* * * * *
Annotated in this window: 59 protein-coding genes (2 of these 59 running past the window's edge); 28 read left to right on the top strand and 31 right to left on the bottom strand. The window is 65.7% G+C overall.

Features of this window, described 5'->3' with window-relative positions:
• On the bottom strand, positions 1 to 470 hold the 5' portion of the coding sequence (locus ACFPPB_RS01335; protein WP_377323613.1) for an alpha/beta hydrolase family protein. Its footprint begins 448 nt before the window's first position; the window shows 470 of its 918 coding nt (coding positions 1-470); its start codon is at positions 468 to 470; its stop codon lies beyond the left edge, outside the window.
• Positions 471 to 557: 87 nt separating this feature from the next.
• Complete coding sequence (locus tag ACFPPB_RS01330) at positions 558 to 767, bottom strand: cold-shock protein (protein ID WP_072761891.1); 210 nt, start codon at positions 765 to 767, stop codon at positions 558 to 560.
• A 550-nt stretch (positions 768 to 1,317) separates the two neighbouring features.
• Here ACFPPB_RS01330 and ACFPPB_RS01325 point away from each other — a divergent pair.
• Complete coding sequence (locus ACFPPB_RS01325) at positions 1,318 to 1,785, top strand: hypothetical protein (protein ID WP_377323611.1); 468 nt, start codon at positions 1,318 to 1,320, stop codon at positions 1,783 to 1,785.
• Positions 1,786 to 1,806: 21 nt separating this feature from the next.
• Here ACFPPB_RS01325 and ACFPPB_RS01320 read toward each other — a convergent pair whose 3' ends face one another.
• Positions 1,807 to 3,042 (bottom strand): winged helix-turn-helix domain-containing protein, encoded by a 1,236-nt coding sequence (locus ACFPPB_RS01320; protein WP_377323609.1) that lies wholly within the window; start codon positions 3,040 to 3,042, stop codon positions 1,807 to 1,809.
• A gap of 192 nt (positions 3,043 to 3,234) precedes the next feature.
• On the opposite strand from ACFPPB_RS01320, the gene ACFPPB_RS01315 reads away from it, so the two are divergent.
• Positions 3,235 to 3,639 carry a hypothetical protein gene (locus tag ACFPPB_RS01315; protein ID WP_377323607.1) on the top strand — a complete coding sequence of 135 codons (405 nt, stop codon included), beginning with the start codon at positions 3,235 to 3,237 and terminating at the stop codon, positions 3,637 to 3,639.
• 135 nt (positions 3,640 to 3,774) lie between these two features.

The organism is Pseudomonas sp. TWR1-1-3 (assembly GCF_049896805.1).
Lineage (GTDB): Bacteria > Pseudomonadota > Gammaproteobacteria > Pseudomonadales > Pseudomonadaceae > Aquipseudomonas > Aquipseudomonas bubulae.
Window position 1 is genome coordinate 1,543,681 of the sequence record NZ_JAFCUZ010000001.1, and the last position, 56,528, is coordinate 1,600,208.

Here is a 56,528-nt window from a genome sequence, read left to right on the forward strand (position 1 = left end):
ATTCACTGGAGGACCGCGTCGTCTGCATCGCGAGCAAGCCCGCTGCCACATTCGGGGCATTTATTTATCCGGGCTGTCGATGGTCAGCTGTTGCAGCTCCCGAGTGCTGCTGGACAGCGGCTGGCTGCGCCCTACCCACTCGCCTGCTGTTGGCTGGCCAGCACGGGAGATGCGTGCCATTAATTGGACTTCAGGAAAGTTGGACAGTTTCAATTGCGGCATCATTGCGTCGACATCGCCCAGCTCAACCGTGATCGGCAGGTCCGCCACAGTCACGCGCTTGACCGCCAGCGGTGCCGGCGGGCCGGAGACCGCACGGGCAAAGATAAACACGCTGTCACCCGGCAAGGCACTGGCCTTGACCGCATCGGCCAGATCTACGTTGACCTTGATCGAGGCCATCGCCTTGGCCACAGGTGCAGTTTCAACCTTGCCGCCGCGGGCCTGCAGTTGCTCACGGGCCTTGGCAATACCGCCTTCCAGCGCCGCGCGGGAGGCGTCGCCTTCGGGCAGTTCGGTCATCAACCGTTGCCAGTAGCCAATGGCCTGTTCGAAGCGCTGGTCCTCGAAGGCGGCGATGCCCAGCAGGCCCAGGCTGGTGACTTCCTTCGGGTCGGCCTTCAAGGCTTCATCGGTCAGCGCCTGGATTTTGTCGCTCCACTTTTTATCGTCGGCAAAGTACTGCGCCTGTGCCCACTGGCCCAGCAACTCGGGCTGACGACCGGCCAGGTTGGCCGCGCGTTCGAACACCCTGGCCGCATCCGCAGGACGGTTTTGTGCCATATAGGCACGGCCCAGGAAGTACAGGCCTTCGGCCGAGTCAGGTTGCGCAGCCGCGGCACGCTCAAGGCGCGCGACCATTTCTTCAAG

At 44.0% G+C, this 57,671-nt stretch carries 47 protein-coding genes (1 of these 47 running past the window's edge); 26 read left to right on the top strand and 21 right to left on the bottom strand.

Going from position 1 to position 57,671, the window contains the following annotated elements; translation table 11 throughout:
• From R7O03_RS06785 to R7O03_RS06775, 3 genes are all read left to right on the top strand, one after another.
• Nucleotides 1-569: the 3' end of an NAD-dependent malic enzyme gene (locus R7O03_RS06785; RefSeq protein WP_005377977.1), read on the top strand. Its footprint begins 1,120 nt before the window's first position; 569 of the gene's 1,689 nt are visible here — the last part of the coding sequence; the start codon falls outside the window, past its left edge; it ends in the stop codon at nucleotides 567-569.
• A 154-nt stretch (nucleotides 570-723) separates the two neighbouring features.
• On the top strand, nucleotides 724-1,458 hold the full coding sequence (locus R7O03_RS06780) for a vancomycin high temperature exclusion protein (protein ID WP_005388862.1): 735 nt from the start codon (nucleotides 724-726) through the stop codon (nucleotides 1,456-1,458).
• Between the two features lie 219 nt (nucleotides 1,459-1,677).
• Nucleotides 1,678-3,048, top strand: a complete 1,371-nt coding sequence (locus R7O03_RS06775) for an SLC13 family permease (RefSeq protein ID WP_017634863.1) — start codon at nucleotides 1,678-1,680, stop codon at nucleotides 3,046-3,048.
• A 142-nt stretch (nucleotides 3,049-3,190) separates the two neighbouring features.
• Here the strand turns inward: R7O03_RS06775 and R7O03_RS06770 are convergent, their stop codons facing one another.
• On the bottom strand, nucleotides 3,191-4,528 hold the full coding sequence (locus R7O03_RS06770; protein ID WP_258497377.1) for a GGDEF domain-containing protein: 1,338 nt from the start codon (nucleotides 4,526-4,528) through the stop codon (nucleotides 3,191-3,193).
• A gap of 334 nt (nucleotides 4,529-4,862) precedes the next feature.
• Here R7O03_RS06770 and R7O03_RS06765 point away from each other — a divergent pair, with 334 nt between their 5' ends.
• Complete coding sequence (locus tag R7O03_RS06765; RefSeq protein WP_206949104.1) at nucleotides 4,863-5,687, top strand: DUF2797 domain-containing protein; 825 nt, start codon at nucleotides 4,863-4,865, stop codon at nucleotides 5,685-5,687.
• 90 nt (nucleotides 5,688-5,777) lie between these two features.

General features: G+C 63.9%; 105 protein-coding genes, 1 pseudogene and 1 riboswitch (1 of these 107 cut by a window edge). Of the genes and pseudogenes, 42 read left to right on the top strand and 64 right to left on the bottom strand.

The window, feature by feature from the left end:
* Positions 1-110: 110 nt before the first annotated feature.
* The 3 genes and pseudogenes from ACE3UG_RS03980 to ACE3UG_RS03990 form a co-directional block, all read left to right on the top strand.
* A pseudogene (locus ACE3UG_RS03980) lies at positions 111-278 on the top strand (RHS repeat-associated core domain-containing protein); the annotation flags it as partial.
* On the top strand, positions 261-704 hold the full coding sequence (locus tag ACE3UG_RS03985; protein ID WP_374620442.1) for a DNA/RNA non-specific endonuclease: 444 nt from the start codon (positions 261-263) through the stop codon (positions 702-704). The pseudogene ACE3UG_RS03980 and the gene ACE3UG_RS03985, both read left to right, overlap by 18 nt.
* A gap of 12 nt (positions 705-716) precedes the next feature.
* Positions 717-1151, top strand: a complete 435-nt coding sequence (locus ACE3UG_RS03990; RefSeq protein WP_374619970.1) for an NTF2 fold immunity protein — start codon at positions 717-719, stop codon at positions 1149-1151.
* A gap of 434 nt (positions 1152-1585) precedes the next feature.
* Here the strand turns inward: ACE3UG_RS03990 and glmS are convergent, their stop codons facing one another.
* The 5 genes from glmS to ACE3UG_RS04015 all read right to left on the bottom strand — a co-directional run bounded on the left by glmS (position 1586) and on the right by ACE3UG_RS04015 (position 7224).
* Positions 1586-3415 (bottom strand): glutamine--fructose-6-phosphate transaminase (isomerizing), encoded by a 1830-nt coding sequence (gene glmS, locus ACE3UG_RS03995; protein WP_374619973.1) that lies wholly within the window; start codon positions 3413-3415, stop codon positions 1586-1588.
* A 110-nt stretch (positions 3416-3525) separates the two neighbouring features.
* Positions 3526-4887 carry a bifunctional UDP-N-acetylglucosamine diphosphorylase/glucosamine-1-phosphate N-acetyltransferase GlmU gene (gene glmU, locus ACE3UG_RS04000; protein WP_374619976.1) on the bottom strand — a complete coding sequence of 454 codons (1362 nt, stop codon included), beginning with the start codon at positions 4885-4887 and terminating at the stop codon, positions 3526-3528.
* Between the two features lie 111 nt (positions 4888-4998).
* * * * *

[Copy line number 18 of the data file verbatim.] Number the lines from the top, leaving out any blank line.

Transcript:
Window position 1 is genome coordinate 1,543,681 of the sequence record NZ_JAFCUZ010000001.1, and the last position, 56,528, is coordinate 1,600,208.